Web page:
• Inigo_Montoya

      Spot on, bcrosby.

    • River_Tam

      > All the same, it’s remarkable to me just how acceptable crude anti-Southern bigotry is on this campus.

      Damn straight.

  • ignatz

    Poor guy, he’s just a liberal freshman toting a suitcase full of obsolete stereotypes about the South being racist, sexist, and (wait for it) “stupid.” He wouldn’t vote for any Republican in 2012 in any event, so his “thoughts” (they’re really just emotional indigestion) on the South Carolina primary hold scant interest. Why YDN sees fit to publish such trivia is beyond me.

  • Frashizzle

    Why did the YDN publish this piece? It’s more like what you’d find in a b-list highschool tabloid (… you know, not the main one, but that other one that just publishes anything and ends-up being a soap-box for bigoted rants that not only play on old stereotypes but don’t even add anything new to them!).

  • yayasisterhood

    I’ll stick up for Schlossberg. Having visited that miserable state once or twice, I can say with a reasonable degree of certainty that it completely sucks.

    • GeoJoe

      Aww… have you been to Charleston? I’m a liberal Democrat but I love it there.

  • Madas

    Calhoun was a huge states righter… sure. A proponent of slavery? Yes. But leading the secessionist movement in the civil war? HE DIED IN FRICKEN 1850, dude. Seriously, at least get your basic history right. You’re a student at Yale publishing in the YDN. Get the basics facts right if you want people to take your seriously…

  • BR2013

    Why was this awful piece published? It is historically inaccurate and not affective at being humorous (if that is the writers intent). This is one occasion in which the YDN should have said no. It doesn’t even merit being published as a letter.

  • Undergrad

    John C. Calhoun died 28 years before South Carolina seceded from the union.

  • btcl

    jack newsham probably let this happen

  • MapleLeaf14

    As amusing as this article is, it’s pretty dumb. Every city, every state, and every country have rocky histories, but the past is the past. Blame SC for endorsing Gingrich, not for endorsing slavery. They shouldn’t be blamed for the sins of the father (or, in this case, the sins of the great-great-great-great grandfather…)

    If JFK were alive–with his political acumen–he’d be sick to his stomach. Jack Schlossberg just lost the entire Southern vote for when he inevitably runs for office (I mean, his whole family does it!)

  • River_Tam

    I wrote “f**cking lol”.

    Clearly, with my double “**”, the word I was eliding was “fracking”.

    Jeez.

    • jamesdakrn

      fuck that shit.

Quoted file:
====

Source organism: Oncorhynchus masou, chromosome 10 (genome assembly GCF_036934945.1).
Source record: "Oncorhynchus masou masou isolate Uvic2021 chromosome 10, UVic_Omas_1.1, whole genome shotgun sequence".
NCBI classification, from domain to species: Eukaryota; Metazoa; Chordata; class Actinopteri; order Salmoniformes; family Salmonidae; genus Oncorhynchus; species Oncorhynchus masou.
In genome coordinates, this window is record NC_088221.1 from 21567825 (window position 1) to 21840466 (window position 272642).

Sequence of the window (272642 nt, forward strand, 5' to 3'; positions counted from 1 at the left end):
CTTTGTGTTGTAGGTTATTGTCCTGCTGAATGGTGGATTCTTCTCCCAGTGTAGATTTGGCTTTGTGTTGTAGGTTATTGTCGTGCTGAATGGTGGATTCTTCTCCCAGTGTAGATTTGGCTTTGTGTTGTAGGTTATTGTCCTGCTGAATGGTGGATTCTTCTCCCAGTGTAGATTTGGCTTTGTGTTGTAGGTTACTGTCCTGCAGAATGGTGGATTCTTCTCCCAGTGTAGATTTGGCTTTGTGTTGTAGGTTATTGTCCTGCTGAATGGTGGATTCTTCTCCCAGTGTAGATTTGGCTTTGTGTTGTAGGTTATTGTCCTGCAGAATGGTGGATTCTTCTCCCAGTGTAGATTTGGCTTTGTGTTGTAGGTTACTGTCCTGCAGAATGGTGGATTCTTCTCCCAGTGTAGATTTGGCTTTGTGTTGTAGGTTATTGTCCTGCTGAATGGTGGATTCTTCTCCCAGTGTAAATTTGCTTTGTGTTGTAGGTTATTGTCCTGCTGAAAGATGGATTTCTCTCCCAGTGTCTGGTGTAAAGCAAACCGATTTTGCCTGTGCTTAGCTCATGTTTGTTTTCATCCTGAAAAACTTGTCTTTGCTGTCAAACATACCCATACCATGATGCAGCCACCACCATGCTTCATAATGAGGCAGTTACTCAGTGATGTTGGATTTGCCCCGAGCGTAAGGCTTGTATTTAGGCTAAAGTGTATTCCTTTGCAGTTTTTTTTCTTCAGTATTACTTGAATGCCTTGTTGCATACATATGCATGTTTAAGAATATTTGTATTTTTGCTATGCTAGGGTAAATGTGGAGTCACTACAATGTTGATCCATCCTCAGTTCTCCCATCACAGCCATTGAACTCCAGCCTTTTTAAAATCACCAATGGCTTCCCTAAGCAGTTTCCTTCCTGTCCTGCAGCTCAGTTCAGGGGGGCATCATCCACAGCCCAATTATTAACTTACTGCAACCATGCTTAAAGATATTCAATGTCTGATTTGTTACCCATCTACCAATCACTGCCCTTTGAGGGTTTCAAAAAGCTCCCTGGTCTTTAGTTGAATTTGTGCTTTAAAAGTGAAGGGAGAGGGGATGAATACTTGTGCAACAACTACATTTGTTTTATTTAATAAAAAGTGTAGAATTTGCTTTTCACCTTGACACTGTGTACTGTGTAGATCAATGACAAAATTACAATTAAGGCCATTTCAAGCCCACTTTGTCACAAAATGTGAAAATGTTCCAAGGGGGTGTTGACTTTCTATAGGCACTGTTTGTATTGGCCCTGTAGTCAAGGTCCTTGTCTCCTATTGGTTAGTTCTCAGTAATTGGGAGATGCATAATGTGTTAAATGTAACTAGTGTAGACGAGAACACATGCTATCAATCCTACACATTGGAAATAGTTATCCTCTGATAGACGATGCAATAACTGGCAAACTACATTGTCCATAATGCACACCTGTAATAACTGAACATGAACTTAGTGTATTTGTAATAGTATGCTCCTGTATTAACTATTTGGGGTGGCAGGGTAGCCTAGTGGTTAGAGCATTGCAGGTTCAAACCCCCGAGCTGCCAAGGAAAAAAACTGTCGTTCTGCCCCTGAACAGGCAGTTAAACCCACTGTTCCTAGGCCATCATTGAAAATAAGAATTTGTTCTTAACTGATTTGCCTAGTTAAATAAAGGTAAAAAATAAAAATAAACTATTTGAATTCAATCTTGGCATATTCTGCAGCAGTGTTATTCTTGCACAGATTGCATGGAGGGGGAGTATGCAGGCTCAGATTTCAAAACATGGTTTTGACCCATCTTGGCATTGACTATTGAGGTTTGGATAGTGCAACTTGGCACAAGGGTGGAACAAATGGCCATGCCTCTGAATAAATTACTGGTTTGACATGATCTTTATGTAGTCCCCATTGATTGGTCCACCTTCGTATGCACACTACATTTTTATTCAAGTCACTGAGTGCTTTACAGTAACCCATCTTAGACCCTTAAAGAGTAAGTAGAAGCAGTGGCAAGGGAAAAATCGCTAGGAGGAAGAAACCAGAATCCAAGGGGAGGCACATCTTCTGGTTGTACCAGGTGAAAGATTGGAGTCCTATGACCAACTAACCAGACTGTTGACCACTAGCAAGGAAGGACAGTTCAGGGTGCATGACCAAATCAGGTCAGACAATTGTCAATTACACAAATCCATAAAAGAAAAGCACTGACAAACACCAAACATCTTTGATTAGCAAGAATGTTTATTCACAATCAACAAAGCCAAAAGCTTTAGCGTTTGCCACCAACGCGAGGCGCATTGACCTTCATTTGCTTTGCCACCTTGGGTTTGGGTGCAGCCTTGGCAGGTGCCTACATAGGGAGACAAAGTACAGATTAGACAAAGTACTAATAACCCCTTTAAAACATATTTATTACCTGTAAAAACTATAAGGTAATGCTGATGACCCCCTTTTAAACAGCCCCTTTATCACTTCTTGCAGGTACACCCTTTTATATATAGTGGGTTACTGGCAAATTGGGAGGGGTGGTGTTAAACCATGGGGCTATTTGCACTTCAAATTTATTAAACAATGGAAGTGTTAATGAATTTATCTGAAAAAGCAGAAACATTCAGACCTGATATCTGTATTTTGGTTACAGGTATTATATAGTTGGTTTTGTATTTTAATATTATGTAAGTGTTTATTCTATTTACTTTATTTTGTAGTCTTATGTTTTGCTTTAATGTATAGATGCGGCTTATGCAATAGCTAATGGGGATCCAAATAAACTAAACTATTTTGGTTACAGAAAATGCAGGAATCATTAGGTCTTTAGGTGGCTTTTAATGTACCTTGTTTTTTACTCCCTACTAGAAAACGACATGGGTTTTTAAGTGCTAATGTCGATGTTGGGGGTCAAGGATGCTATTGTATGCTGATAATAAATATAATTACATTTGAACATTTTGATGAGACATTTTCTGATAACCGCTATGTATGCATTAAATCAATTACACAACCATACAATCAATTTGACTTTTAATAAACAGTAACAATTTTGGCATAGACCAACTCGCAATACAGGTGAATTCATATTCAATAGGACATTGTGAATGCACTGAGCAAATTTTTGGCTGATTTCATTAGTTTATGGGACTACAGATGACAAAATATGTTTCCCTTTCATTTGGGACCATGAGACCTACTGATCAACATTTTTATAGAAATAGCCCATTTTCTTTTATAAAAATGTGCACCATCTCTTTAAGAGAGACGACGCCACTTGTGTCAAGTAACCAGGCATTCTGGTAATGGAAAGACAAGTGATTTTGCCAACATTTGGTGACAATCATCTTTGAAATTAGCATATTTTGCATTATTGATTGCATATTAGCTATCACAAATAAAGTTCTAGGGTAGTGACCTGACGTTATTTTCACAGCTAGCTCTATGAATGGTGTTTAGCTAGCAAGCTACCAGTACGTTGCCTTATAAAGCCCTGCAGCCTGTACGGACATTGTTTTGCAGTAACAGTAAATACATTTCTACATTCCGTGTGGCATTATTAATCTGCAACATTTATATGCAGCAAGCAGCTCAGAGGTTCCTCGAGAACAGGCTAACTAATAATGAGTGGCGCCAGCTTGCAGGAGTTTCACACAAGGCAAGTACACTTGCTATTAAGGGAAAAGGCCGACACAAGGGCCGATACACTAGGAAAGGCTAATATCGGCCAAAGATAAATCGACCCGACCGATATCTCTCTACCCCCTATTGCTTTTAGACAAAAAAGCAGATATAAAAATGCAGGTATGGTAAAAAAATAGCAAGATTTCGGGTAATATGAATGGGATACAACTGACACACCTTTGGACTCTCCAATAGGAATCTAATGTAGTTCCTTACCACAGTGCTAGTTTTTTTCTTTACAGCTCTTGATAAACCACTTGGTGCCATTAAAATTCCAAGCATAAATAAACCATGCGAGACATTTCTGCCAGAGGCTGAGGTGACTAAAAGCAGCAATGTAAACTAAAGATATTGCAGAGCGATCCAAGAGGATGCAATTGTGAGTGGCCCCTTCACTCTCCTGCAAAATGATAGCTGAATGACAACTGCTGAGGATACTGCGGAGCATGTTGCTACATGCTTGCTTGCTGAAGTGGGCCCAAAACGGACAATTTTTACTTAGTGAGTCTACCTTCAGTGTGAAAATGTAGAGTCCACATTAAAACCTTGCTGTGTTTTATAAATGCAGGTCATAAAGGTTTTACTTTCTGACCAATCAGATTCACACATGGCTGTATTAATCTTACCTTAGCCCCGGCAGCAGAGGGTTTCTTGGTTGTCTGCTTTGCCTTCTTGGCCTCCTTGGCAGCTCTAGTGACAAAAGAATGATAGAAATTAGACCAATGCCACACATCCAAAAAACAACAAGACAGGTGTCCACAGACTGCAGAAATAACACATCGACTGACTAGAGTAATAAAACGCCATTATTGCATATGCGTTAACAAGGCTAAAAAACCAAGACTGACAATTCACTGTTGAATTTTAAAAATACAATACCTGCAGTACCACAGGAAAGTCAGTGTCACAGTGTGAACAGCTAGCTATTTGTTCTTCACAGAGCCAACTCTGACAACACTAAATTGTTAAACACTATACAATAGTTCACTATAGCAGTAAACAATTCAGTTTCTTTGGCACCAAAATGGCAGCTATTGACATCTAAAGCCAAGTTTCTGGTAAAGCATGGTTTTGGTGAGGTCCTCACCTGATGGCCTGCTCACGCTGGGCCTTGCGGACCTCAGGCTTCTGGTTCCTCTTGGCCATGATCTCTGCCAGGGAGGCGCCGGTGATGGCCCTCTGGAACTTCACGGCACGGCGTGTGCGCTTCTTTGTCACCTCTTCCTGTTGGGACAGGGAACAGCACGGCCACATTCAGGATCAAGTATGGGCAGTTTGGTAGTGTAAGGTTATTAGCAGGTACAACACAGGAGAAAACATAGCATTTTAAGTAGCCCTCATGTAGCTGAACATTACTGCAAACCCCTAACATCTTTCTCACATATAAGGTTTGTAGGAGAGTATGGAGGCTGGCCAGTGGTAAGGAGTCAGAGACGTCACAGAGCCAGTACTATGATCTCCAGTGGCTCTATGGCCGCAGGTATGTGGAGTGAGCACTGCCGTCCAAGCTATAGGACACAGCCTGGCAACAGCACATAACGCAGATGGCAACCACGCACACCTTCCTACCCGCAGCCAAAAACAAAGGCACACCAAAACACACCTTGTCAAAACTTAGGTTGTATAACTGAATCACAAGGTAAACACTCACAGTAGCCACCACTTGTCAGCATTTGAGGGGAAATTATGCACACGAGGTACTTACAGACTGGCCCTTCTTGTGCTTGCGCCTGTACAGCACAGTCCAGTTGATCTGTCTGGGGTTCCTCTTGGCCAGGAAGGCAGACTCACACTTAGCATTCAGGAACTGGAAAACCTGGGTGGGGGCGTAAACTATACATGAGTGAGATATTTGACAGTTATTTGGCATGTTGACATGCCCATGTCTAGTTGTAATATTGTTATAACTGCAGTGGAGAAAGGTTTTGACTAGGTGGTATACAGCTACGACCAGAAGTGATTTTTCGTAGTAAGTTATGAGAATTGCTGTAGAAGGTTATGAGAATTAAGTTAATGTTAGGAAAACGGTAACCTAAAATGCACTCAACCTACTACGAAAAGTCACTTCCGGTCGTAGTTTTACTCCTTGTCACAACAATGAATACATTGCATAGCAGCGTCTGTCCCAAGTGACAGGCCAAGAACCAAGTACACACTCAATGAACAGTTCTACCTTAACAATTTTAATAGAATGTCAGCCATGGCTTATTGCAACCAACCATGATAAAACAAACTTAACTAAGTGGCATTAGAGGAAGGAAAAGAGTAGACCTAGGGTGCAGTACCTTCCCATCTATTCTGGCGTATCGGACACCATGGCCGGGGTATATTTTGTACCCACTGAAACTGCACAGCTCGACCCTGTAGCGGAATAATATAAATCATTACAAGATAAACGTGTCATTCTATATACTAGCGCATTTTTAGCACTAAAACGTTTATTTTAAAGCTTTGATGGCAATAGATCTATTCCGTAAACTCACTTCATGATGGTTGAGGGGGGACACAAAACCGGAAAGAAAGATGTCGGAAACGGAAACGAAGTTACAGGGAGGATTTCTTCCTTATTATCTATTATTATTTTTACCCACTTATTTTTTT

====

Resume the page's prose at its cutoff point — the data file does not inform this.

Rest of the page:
• CH0306

    If an Old Blue may offer a Freshman some avuncular advice, don’t skrimp on American history courses while in New Haven.

    You’re entitled, of course, to your own opinions as to both Gingrich and South Carolina. But not your own facts.

    South Carolina played a crucial role in American independence. The American victory over the Royal Navy at Sullivan’s Island, Charleston harbor, in June 1776 was the first patriot victory over the British in a major battle. Later, the Battle of Cowpens in the South Carolina backcountry was the only American victory of the entire war pitting colonial troops against British regulars — not Hessians or militia — in a set piece battle. Indeed, the American victory at Cowpens began a string of victories over Cornwallis’ army that ended in his surrender at Yorktown. Altogether, more Revolutionary War battles were fought in SC than in any other colony.

    Several of your classmates have pointed out that Calhoun died a decade before the Civil War. Preston Brooks caned Sumner to avenge Sumner’s calumny of Brooks’ kinsman, Sen. A.P. Butler, and the Palmetto State — not slavery as such. Speaking of slavery, several other southern states had more slaves than SC in 1861 (though SC did have the highest percentage of slaves, just under 60% of the total — but not “two to one” as you’ve alleged).

    In closing, I suppose I should point out that Clinton was not impeached for “adultery.” He was impeached for, among other things, perjury.

    • MapleLeaf14

      CH0306, I mostly agree with you…but as to the very last point, come on…it was adultery. Gingrich and the holier-than-thou crusader were out for puritanical blood…Clinton’s impeachment was purely political, meant to embarrass him.

  • OFitzpatrick14

    Interesting article. It’s very true that South Carolina has a troublesome past. In addition to being the first state to secede in the Civil War, SC made attempts to secede during the Nullification Crisis as well (they may have succeeded without Andrew Jackson’s threat of military intervention). I think that Schlossberg is referring to Calhoun’s role in the Nullification Crisis by his anonymous publication of ‘South Carolina Exposition’, because it would be very inaccurate to suggest Calhoun was alive during the Civil War (he was the first of the immortal trio to die in 1850, and Clay and Webster were dead by 1852.) Also, this article does include some anti-Southern stereotypes that do not apply to all Southern people. Still, they do apply to certain radical individuals (‘The Unfinished Civil War’ is a great documentary covering the flag debate in Charleston and the life of some Civil War reenactors.) Moreover, one thing in this article does ring true: as a Pennsylvania Republican, I agree that Gingrich is not a strong enough candidate to defeat President Obama. But, I believe Mitt Romney is an excellent candidate with a great shot of success, and the Republican party’s only hope at a presidential victory. Interesting format: tying the past and the present. I enjoy seeing history connected with modern day politics.

  • HMJ

    It troubles me that Yale allows the publication of this “history.” I believe it’s only because young Jack is John F. Kennedy’s grandson, and therefore he’s a good voice for liberal propaganda.